Saying Goodbye

Saying Goodbye

posted in: Transitions | 0

It’s hard. It’s painful. How do you say goodbye to…a house?

As I sat waiting in the car while my husband made a last sweep for his car keys and sunglasses to begin our trek back to our new city of residence, I looked carefully. I marveled at the green backyard from the wet spring and summer and the glorious perennials I had planted over the past few years blooming in purples and shades of white in the garden beds. I took in the classic yet sophisticated white aluminum siding and black shutters.

Still a great looking house, I thought. I should say good… I couldn’t say it.

In surprising speed, tears welled up in my eyes. This is it; my last time to leave this place, this house, this home, this haven for the past twenty-three years. Such quick emotion is not common for me, thinking being my preferred verb of processing versus feeling. Still, I am a woman, a wife for thirty-seven years, a mother for thirty-four years, and a grandmother for six years. I am a nest-builder for those I love and care for. This century-year old house has been a sturdy, even charming nest for my birdies. All three children grew up and took wing from here. All teenage drama and development happened here. A couple birdies returned for short seasons during their twenties. Two married during our time at this house, and my young granddaughters have visited yearly at Christmas and for some summer adventures.

Accented with Afghan rugs, the warm and refinished hardwood floors always elicited compliments. The archway between the first floor living areas is not found in newer houses and made a separate-yet-open definition to each room. Glass tiles in the upstairs bathroom gave a wonderful vintage feel that I never wanted removed in remodeling efforts. Yes, the unfinished stone basement with its out-of-use coal room did not offer extended living quarters, only storage and laundry space. And the detached garage in the back alley was not heated in the Missouri winters or cooled in the summer sun, but we made do and appreciated the protection it offered.

During the seven years my husband and I lived in Kabul, Afghanistan, I cemented my already solid loyalty to this house. Due to the generosity of a couple in our church who offered to make our house payment when we moved overseas, our semi-launched children had lodgings and we had a welcome nest to fall into when we visited back in America. When I left my headscarf and role of foreigner behind in Central Asia, nothing ministered to me like sleeping in my own bedroom and making breakfast in my own kitchen. Jet lag and third world problems melted off in the warmth of pleasant, familiar surroundings. The mature, shady trees and sidewalks throughout my neighborhood became recognized anew for the gems they always were.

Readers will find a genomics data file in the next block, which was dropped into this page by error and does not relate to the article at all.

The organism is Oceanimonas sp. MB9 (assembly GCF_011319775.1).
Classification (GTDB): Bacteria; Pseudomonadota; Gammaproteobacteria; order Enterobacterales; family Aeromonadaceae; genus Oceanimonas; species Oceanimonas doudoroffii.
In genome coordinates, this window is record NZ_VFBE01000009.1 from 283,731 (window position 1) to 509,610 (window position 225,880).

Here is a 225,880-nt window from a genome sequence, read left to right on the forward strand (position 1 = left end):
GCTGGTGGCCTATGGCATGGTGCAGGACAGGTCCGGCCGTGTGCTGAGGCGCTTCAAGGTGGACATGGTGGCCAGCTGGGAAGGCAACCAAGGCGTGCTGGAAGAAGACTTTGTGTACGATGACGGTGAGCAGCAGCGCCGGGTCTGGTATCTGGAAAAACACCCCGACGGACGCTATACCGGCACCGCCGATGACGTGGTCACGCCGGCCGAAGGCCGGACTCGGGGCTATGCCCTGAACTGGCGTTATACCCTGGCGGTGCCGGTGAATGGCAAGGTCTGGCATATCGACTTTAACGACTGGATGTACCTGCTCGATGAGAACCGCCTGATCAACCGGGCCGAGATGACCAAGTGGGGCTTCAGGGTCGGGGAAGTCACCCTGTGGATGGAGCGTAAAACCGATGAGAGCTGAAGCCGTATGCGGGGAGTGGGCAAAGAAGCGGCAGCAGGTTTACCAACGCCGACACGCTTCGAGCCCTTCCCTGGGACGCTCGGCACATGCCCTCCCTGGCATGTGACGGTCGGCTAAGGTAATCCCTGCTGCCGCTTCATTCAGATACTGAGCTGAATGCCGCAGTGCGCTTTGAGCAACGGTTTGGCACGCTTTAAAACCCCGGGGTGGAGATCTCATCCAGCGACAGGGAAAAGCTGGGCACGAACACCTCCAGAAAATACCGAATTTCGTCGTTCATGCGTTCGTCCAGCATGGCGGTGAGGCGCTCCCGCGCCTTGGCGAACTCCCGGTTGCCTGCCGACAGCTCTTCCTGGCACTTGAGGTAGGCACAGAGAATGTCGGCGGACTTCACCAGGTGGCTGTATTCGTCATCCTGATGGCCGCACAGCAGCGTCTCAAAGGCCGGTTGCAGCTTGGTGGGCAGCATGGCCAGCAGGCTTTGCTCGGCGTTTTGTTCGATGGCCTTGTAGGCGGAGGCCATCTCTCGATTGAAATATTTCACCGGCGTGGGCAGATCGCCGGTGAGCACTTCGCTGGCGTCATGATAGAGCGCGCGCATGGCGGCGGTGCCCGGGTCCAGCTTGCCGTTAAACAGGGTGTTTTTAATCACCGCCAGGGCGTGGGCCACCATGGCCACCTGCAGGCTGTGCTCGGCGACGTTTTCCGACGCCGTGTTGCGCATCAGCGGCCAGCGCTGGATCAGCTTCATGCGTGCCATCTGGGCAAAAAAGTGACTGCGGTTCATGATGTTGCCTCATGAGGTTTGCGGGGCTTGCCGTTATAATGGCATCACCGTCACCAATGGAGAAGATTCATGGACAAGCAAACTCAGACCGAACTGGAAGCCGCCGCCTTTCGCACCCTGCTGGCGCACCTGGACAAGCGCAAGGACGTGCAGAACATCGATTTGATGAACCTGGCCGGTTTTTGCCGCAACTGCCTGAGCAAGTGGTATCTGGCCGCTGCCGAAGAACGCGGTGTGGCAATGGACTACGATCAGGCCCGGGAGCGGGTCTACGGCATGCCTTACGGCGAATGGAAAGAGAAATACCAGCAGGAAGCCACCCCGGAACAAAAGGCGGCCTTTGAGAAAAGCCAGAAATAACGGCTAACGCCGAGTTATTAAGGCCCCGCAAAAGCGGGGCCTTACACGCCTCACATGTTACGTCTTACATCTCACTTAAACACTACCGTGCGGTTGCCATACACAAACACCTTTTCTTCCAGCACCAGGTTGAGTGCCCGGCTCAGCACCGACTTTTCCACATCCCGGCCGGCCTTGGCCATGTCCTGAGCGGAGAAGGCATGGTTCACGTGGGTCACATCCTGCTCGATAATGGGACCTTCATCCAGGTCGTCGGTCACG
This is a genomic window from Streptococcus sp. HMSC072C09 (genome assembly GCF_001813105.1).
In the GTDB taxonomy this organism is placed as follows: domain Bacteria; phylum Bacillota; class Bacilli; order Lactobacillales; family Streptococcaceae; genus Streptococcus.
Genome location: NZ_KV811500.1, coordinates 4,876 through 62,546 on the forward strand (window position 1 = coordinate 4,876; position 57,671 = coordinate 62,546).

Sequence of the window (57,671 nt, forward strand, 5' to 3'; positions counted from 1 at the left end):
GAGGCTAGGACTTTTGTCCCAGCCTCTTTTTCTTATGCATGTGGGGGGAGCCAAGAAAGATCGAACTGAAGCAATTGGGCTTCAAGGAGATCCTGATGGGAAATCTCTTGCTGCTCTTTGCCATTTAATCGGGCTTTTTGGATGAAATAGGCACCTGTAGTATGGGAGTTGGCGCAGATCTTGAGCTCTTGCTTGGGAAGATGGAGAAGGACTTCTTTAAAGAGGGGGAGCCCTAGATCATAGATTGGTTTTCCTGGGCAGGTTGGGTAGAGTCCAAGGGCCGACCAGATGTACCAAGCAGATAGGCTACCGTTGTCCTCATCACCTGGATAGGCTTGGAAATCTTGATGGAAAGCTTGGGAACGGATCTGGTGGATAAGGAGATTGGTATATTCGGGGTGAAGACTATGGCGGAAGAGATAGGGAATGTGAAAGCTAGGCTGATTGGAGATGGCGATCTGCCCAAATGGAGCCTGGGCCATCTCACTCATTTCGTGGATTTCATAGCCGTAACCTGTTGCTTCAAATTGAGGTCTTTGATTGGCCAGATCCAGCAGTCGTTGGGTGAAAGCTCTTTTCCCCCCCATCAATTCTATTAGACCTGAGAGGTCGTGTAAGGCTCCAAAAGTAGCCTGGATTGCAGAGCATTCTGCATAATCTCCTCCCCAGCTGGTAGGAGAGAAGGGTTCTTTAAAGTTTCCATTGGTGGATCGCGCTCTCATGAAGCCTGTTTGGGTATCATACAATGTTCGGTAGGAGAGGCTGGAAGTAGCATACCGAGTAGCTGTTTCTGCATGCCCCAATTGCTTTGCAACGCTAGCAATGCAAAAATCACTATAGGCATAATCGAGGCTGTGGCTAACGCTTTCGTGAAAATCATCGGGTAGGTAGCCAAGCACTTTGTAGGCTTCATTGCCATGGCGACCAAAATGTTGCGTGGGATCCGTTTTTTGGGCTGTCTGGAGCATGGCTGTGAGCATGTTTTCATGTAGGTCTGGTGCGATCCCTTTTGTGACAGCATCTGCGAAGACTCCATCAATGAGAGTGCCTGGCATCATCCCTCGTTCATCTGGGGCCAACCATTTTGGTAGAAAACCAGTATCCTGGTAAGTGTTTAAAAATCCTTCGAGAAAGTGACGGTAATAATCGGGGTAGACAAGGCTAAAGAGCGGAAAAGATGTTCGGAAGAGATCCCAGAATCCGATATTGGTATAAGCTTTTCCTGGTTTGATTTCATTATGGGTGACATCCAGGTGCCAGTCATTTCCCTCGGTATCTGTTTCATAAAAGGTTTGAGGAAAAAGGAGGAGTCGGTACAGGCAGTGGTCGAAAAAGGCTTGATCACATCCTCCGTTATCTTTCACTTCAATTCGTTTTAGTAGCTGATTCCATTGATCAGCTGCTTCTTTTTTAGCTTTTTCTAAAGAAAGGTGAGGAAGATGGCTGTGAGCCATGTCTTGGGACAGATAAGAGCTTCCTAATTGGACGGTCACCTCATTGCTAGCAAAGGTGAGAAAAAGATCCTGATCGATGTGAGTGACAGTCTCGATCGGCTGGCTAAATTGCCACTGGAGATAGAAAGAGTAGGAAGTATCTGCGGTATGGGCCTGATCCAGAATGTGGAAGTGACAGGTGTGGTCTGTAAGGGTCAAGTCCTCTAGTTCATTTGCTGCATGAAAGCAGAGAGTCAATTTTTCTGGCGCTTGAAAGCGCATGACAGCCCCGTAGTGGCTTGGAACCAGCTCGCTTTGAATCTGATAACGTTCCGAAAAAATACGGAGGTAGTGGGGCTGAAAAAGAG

When I returned from Afghanistan for good, I needed almost two years of decompressing from the intense experience. Being able to sit quietly, alone or with my friends and family in the comfort, the peace and assurance of this long-time partner, my home, contributed to my healing and restoration. A church friend, who understood my emotional state, sent me a vinyl wall banner when I first arrived home from Kabul: There’s No Place Like Home. I took a photo of the banner, mounted on the den wall before I walked out the door for the last time.

By the time my husband got in the car and glanced my way, I was speechless, a rare moment for me. His sensitive nature immediately joined my emotional state and he reached over to take my hand. Without discussion, with perfect agreement, he choked through a brief but grateful prayer for the years of family life lived here and for all the friends and guests sheltered and entertained within the walls. We thanked our Heavenly Father for granting us such a gift, not a mansion, but a great house for us. Within this man-made structure, we felt the love and presence of God year after year.

“Good-bye, house,” I finally whispered out loud. “You are free to be someone else’s cherished home now. Be good to that eager young couple relocating from another state that bought you and can hardly wait to move in. It’s okay; I release you to make memories with them. I have my own and even good-bye cannot take them from me.”

Whew. I am crying again. Who would have thought it would be so hard to say good-bye to…a house?

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